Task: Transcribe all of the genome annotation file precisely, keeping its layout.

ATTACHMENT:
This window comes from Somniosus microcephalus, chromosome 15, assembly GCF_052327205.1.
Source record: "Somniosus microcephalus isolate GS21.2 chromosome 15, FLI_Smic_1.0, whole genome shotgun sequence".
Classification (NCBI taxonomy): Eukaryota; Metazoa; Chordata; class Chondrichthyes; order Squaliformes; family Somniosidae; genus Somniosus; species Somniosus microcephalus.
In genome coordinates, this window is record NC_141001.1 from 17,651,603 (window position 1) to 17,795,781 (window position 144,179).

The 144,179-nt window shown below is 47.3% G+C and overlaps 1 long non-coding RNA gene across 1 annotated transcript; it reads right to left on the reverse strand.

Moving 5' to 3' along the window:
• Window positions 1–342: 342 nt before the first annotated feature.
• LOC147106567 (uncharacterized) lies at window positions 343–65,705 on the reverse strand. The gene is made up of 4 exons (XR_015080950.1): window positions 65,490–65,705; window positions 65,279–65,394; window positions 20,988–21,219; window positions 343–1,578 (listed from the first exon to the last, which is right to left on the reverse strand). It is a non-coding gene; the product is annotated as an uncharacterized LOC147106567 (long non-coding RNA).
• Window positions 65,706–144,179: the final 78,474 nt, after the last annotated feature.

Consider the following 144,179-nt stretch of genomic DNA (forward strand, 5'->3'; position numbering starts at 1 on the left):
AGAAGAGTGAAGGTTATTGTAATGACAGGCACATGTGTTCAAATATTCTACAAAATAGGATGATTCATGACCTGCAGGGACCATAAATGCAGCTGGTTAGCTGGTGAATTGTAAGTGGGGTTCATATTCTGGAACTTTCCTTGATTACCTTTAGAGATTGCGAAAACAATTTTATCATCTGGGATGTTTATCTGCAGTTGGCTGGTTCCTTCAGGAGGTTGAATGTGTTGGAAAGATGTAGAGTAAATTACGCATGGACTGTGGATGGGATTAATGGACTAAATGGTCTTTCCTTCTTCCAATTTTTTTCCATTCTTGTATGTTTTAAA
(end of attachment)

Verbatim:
This window comes from Somniosus microcephalus, chromosome 15, assembly GCF_052327205.1.
Source record: "Somniosus microcephalus isolate GS21.2 chromosome 15, FLI_Smic_1.0, whole genome shotgun sequence".
Classification (NCBI taxonomy): Eukaryota; Metazoa; Chordata; class Chondrichthyes; order Squaliformes; family Somniosidae; genus Somniosus; species Somniosus microcephalus.
In genome coordinates, this window is record NC_141001.1 from 17,651,603 (window position 1) to 17,795,781 (window position 144,179).

The 144,179-nt window shown below is 47.3% G+C and overlaps 1 long non-coding RNA gene across 1 annotated transcript; it reads right to left on the reverse strand.

Moving 5' to 3' along the window:
• Window positions 1–342: 342 nt before the first annotated feature.
• LOC147106567 (uncharacterized) lies at window positions 343–65,705 on the reverse strand. The gene is made up of 4 exons (XR_015080950.1): window positions 65,490–65,705; window positions 65,279–65,394; window positions 20,988–21,219; window positions 343–1,578 (listed from the first exon to the last, which is right to left on the reverse strand). It is a non-coding gene; the product is annotated as an uncharacterized LOC147106567 (long non-coding RNA).
• Window positions 65,706–144,179: the final 78,474 nt, after the last annotated feature.

Consider the following 144,179-nt stretch of genomic DNA (forward strand, 5'->3'; position numbering starts at 1 on the left):
AGAAGAGTGAAGGTTATTGTAATGACAGGCACATGTGTTCAAATATTCTACAAAATAGGATGATTCATGACCTGCAGGGACCATAAATGCAGCTGGTTAGCTGGTGAATTGTAAGTGGGGTTCATATTCTGGAACTTTCCTTGATTACCTTTAGAGATTGCGAAAACAATTTTATCATCTGGGATGTTTATCTGCAGTTGGCTGGTTCCTTCAGGAGGTTGAATGTGTTGGAAAGATGTAGAGTAAATTACGCATGGACTGTGGATGGGATTAATGGACTAAATGGTCTTTCCTTCTTCCAATTTTTTTCCATTCTTGTATGTTTTAAA